Fractions Review: Simplifying Fractions
Lesson 1 of 8
Objective: SWBAT simplify fractions.
As an introduction to fractions, the do now is an exercise of identifying fractions that can be reduced.
Students will be given the following directions:
Circle the fractions where the numerator and denominator are relatively prime.
I will review the answers with students. What observations can you make about the circled fractions?
Students may reply with:
- They are even numbers. (What about 5/20?)
- They can be reduced.
This will lead into a lesson of when and how fractions can be reduced.
In this lesson, I will show students two methods of simplifying fractions. The first method is for students who have had difficulty finding the GCF in previous lessons, but are comfortable with the divisibility rules. The second method is for students who are not only comfortable with finding the GCF, but also they may be able to do so with mental math.
We will discuss both methods and work through an example for each method.
Method 1 - Find a Common Factor
Ex. 1 - Simplify 40/48
Step 1 - Find a common factor for the numerator and denominator.
I will remind students that to find a common factor, the divisibility rules can be used. What is a common factor of 40 and 48? Most students will say 2, because they are both even numbers. On the board, I will use 2 to show students the repetitive steps of using the lowest common factor.
Step 2 - Divide both the numerator and denominator by the common factor.
Students should have an answer of 20/24. Can the fraction be reduced again? How do you know?
Step 3 - Repeat the process until there aren't any more common factors.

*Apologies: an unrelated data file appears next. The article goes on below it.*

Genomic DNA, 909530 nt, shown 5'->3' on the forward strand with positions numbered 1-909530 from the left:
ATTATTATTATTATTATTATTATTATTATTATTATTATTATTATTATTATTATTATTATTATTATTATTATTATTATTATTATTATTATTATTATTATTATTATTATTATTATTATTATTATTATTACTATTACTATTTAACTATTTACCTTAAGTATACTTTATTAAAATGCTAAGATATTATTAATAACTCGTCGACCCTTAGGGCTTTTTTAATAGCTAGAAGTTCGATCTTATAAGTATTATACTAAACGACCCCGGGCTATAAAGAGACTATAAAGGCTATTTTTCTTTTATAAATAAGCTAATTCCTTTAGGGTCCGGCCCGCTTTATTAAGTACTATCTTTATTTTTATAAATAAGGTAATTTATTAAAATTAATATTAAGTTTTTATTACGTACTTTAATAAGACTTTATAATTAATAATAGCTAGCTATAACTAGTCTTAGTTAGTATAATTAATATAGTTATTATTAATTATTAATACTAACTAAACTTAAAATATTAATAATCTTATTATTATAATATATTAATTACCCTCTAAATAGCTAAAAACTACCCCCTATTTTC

The final answer will be 5/6. How do you know when you've completely simplified a fraction? What observations can you make?
Students may have several answers:
- 5 is a prime number
- 5 is odd and 6 is even
- The only number that can be divided into 5 and 6 is 1.
- 5 and 6 are relatively prime.
Although the above observations are all correct, I want students to think about which one is true for all simplified fractions. If necessary, I will give some more examples of simplified fractions. Students should come to the conclusion that if the numerator and denominator have a gcf of 1, relatively prime, then the fraction is simplified completely.
Method 2 - Find the GCF
Ex. 2 - Simplify 36/84
Step 1 - Find the GCF of the numerator and denominator.
Students have 2 methods for find the GCF (see Finding the GCF lesson). Some students may try to find the GCF using mental math and think the answer is 4. Although I want to develop students' mental math skills, I will challenge them to prove their answer is correct by finding the GCF using one of the methods we worked on in class. Students should find that the GCF is 12.
Step 2 - Divide the numerator and denominator by the GCF.
Students will have an answer of 3/7. Can this fraction be simplified any further? Why not? Again, students should come to the conclusion that the numerator and the denominator are relatively prime.
Students are seated in groups of four. I will pair students together based on a previous GCF assessment; a high level math student will be paired with a lower level student. I've found that this promotes a collaboration where the low level student can learn from the high level student and the high level student has the opportunity to reinforce and deepen their understanding of the concept.
I will post 5 problems on the board for all students to work on independently. They should choose the method that they are more comfortable with. When they have completed the problems, they will exchange their notebook with their partner. Their partner must verify the answer and simplify the fractions using a different method.
After 10 minutes, we will review the answers. Did anyone have a different answer when you checked your partner's work? Did you find the reason for the difference?
I will hand out index cards for each student to answer the following prompt:
List 3 things that a fellow student might misunderstand about the topic.
Before students leave class, I will collect the cards. These cards will be used as an assessment for students understanding of the topic. Students often write answers, such as
- A student may find a number that can go into the numerator and not the denominator.
- A student may not know the divisibility rules.
- A student may not reduce the fraction completely.